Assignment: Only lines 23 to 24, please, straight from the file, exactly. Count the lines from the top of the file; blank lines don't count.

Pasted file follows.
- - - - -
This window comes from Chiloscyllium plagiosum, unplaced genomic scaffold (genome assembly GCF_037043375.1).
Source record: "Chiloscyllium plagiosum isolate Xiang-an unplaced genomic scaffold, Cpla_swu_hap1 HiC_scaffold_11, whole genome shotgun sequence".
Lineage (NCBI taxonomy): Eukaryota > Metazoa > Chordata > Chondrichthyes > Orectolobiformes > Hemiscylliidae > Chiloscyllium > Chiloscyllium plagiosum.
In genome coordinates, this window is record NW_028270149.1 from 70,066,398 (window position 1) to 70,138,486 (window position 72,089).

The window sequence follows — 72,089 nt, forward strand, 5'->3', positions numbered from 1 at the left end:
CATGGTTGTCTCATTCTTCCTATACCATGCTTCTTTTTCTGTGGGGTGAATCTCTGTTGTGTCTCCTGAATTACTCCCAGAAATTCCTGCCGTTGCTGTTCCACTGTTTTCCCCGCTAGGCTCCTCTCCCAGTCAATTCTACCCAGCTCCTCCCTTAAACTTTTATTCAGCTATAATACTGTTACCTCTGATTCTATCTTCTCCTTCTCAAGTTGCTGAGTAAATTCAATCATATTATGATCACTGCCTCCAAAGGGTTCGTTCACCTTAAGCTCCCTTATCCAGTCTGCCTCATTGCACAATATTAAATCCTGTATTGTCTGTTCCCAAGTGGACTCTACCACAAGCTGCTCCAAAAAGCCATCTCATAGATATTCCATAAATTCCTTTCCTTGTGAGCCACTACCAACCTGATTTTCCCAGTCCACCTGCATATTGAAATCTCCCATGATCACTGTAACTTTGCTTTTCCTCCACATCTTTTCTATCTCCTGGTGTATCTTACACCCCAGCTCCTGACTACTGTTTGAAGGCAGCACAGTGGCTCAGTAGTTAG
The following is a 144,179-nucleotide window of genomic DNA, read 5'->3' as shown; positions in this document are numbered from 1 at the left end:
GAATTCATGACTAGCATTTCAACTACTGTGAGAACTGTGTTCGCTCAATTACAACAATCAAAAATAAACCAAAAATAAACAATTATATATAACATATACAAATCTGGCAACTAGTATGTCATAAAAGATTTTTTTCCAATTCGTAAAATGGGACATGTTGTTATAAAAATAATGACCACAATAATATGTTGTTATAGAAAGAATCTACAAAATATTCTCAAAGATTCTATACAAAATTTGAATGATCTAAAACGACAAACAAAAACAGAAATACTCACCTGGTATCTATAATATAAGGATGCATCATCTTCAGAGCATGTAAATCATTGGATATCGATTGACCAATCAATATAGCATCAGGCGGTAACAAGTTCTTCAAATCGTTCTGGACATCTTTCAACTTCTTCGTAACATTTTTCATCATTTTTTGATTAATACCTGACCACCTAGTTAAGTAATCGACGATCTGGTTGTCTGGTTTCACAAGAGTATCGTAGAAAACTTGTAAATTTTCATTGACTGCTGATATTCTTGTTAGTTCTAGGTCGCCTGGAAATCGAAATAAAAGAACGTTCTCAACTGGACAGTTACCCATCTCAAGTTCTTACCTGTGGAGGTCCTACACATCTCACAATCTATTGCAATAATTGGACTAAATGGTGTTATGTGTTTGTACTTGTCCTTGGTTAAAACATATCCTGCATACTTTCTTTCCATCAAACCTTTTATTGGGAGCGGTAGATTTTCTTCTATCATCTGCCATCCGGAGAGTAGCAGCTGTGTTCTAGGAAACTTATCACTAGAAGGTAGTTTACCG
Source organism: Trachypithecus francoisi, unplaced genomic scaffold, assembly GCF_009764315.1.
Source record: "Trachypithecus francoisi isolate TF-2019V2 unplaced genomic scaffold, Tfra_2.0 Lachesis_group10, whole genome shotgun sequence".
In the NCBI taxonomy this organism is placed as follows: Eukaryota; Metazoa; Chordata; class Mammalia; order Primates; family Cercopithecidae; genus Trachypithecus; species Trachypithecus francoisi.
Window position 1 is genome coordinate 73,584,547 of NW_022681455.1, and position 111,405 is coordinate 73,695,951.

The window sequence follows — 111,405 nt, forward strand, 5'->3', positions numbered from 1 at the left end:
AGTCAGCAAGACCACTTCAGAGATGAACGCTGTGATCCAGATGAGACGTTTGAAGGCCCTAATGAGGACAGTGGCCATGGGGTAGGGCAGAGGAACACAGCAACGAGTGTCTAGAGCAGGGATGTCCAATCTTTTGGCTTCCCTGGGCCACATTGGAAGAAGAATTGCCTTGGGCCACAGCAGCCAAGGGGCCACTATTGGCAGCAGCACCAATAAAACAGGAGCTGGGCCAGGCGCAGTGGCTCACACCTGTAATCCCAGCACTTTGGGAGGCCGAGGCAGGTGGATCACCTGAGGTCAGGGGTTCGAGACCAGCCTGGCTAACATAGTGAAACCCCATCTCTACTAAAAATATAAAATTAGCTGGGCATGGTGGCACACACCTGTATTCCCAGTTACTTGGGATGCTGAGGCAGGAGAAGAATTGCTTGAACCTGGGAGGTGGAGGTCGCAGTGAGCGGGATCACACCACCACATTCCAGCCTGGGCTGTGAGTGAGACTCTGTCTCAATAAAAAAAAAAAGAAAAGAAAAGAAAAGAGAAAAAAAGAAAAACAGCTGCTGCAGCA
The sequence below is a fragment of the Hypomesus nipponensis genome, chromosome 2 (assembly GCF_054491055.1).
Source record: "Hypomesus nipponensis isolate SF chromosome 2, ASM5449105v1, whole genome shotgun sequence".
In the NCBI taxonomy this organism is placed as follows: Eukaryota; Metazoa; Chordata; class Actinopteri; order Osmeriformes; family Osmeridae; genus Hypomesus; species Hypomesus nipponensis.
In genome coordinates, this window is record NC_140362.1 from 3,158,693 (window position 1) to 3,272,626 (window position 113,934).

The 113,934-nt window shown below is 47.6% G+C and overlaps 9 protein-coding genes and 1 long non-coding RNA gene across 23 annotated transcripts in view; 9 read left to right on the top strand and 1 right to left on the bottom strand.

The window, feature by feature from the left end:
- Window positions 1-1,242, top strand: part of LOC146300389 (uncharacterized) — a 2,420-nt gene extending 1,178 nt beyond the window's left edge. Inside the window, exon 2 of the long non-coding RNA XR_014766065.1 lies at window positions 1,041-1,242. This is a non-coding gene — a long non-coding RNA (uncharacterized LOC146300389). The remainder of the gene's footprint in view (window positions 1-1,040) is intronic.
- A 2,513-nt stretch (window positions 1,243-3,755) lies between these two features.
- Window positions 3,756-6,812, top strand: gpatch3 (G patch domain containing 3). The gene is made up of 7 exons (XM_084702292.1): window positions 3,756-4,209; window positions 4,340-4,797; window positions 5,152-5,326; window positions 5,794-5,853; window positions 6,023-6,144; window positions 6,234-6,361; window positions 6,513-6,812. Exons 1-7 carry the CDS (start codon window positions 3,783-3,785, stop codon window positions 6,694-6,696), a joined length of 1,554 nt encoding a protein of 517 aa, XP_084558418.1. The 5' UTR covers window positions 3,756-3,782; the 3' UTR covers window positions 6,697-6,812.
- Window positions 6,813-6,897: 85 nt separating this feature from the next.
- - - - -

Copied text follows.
- Window positions 3,756-6,812, top strand: gpatch3 (G patch domain containing 3). The gene is made up of 7 exons (XM_084702292.1): window positions 3,756-4,209; window positions 4,340-4,797; window positions 5,152-5,326; window positions 5,794-5,853; window positions 6,023-6,144; window positions 6,234-6,361; window positions 6,513-6,812. Exons 1-7 carry the CDS (start codon window positions 3,783-3,785, stop codon window positions 6,694-6,696), a joined length of 1,554 nt encoding a protein of 517 aa, XP_084558418.1. The 5' UTR covers window positions 3,756-3,782; the 3' UTR covers window positions 6,697-6,812.
- Window positions 6,813-6,897: 85 nt separating this feature from the next.